Tuesday, May 10, 2016

Developing a Simple MapReduce Application

Developing a MapReduce Application - Beginner's Steps

The Configuration API
Components in Hadoop are configured using Hadoop’s own configuration API. An
instance of the Configuration class (found in the org.apache.hadoop.conf package)
represents a collection of configuration properties and their values. Each property is
named by a String, and the type of a value may be one of several types, including Java
primitives such as boolean, int, long, float, and other useful types such as String, Class,
java.io.File, and collections of Strings.

Configuring the Development Environment
The first step is to download the version of Hadoop that you plan to use and unpack
it on your development machine. Then, in your favorite IDE, create a new project and add all the JAR files from the top level of the unpacked distribution and from the lib directory to the classpath. You will then be able to compile Java Hadoop programs and run them in local (standalone) mode within the IDE.

Managing Configuration
When developing Hadoop applications, it is common to switch between running the
application locally and running it on a cluster. You may have a local “pseudo-distributed” cluster that you like to
test on (a pseudo-distributed cluster is one whose daemons all run on the local machine).

GenericOptionsParser, Tool, and ToolRunner
Hadoop comes with a few helper classes for making it easier to run jobs from the
command line. GenericOptionsParser is a class that interprets common Hadoop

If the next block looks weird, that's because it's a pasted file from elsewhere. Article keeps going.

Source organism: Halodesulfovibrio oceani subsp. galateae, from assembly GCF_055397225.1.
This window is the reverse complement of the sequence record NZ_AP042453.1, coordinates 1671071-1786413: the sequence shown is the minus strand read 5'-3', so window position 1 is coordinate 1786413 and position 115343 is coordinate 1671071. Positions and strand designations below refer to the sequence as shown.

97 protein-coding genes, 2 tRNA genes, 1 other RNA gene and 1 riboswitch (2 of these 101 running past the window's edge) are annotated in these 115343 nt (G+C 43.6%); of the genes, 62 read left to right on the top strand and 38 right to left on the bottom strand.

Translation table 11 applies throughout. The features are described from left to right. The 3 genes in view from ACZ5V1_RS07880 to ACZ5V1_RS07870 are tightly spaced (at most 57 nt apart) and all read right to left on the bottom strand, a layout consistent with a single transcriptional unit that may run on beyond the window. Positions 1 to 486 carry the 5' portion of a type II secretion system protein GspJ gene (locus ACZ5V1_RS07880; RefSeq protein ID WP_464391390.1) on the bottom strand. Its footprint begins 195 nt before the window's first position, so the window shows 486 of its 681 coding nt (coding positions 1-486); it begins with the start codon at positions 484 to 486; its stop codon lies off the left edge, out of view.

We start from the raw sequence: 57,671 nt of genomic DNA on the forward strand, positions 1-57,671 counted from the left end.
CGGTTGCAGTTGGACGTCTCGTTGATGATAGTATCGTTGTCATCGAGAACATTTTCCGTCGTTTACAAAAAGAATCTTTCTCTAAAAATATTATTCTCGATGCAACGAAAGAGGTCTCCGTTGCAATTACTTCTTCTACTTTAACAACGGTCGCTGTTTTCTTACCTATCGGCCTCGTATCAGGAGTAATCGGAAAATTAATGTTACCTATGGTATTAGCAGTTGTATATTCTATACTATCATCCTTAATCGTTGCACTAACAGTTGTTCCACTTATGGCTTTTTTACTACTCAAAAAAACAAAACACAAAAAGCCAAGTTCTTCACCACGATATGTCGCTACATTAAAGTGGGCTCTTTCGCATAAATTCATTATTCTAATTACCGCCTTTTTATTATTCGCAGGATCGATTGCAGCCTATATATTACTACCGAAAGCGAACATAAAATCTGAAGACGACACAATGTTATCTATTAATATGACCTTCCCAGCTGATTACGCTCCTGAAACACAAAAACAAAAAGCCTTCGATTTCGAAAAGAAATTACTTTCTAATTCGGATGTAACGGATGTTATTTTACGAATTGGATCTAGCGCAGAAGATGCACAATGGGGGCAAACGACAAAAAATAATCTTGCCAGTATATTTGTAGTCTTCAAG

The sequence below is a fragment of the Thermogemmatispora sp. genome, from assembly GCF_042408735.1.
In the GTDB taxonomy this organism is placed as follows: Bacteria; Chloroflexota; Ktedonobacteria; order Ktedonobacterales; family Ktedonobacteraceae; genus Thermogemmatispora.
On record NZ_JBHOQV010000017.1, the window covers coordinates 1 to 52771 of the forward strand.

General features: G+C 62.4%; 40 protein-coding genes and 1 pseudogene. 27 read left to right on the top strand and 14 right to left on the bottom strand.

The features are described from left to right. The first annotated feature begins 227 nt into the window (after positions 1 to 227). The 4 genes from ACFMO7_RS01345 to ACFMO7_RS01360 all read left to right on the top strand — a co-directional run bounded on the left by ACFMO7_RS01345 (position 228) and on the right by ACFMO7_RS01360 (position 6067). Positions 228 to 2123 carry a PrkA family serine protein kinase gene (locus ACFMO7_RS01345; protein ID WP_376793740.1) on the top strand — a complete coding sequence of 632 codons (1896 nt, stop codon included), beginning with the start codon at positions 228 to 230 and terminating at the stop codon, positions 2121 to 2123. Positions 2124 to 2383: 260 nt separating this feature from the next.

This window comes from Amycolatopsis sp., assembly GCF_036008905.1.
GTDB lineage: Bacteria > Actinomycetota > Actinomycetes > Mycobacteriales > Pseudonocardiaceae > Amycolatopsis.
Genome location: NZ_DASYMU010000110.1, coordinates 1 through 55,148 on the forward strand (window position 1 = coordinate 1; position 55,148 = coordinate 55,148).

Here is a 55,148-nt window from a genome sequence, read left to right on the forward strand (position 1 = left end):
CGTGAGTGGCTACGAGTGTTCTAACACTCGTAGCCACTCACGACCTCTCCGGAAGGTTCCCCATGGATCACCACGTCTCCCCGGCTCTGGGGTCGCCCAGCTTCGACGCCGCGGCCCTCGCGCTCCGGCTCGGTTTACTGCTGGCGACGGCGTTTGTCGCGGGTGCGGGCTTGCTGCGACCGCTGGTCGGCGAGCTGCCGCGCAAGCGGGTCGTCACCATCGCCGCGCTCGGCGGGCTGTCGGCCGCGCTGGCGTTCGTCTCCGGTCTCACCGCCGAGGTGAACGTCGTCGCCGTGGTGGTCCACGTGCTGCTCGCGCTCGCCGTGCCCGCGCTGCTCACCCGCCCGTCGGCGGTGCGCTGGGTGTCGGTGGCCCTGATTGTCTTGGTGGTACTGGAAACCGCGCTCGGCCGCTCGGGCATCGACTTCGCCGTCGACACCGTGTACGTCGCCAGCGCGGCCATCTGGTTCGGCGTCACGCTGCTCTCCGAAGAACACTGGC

command-line options and sets them on a Configuration object for your application to
use as desired. You don’t usually use GenericOptionsParser directly, as it’s more
convenient to implement the Tool interface and run your application with the
ToolRunner, which uses GenericOptionsParser internally:

Writing a Unit Test
The map and reduce functions in MapReduce are easy to test in isolation, which is a
consequence of their functional style. For known inputs, they produce known outputs.

Testing the Driver
Apart from the flexible configuration options offered by making your application implement
Tool, you also make it more testable because it allows you to inject an arbitrary
Configuration. You can take advantage of this to write a test that uses a local job runner
to run a job against known input data, which checks that the output is as expected.

Running on a Cluster
If you  are happy with the program running on a small test dataset, you are ready
to try it on the full dataset on a Hadoop cluster.

The MapReduce Web UI
Hadoop comes with a web UI for viewing information about your jobs. It is useful for
following a job’s progress while it is running, as well as finding job statistics and logs
after the job has completed.

For more complex problems, it is worth considering a higher-level language than Map-
Reduce, such as Pig, Hive, Cascading, Cascalog, or Crunch. One immediate benefit is
that it frees you up from having to do the translation into MapReduce jobs, allowing
you to concentrate on the analysis you are performing.

O'Reilly Webcast: An Introduction to Hadoop


12 Developing Word Count Map Reduce Example
nataraz Java


Hadoop Map Reduce Development - Map Reduce API introduction


Hadoop Notes and Video Lectures

What is Hadoop? Text and Video Lectures

What is MapReduce? Text and Video Lectures

The Hadoop Distributed Filesystem (HDFS)

Hadoop Input - Output System

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